Pescia & Collodi Tourist Attractions
SituationThe town of Pescia lies in northern Tuscany, half-way between Lucca and Pistoia. It is the principal center in the fertile valley of the River Pescia and is famed for its asparagus, its olive oil and its flower-market.
The most prominent building in the part of Pescia which lies on the left bank of the river is the cathedral, built in the late 17th century on Romanesque foundations and raised to cathedral status in 1726. The façade dates from the late 19th century; the massive campanile (1306) may be a relic of the earlier Romanesque church. The interior of the cathedral is Baroque.
Church of Sant'Antonio
The little Church of Sant'Antonio (1361) has 15th century frescoes of scenes from the life of St Antony Abbot.
Church of San Francesco
On the left bank of the river is the Gothic Church of San Francesco (begun 1298), with an interior partly remodeled in Baroque style. The finest work of art in the church is a panel-painting by Buonaventura Berlinghieri (1235) depicting St Francis with the stigmata and six scenes from his life. The part of the town lying on the right bank of the river is Pescia's secular center.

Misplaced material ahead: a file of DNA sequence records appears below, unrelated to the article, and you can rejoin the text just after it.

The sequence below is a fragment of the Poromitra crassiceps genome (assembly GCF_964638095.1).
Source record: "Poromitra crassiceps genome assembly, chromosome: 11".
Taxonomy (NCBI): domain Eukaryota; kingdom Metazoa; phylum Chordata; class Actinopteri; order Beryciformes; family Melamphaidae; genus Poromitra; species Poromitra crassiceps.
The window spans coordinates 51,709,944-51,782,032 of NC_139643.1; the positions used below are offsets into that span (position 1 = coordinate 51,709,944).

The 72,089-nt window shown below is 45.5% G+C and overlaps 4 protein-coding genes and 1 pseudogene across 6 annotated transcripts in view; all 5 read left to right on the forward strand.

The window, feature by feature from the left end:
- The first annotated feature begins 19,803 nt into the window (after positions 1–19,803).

Palazzo dei Vicari
In Piazza Mazzini in Pescia is the Palazzo dei Vicari (13th-14th century), with coats of arms on its facade and a tower; it is now the town hall. Near by, in Piazza Santo Stéfano, is the Museo Cívico (Municipal Museum), the main items in which are pictures of the 14th-16th centuries.
The village of Collodi gave its name to the author of the world-famous children's book "Pinocchio", Carlo Collodi.
Carlo Collodi is commemorated by the Parco di Pinocchio, a children's amusement park.Pinocchio Park opened in 1956 offers workshops, rides, a mechanical toy theatre and an art exhibit.
On a hill to the west of Collodi is the little village of San Gennaro, which has a charming 12th century Romanesque church, with a fine pulpit of the same period.
West of Collodi is Segromigno, with the Villa Mansi and Villa Torrigiani.
The Mansi, a patrician family of Lucca, acquired in the early 18th century, the 15th century villa at Segromigno Monte (14km/8.5 mi north) which bears their name and set about enlarging it on the most sumptuous scale. The façade, to which a flight of steps leads up, is decorated with statues of classical divinities. In the course of the 18th century the house was given its present Baroque appearance and the gardens were laid out in the English fashion.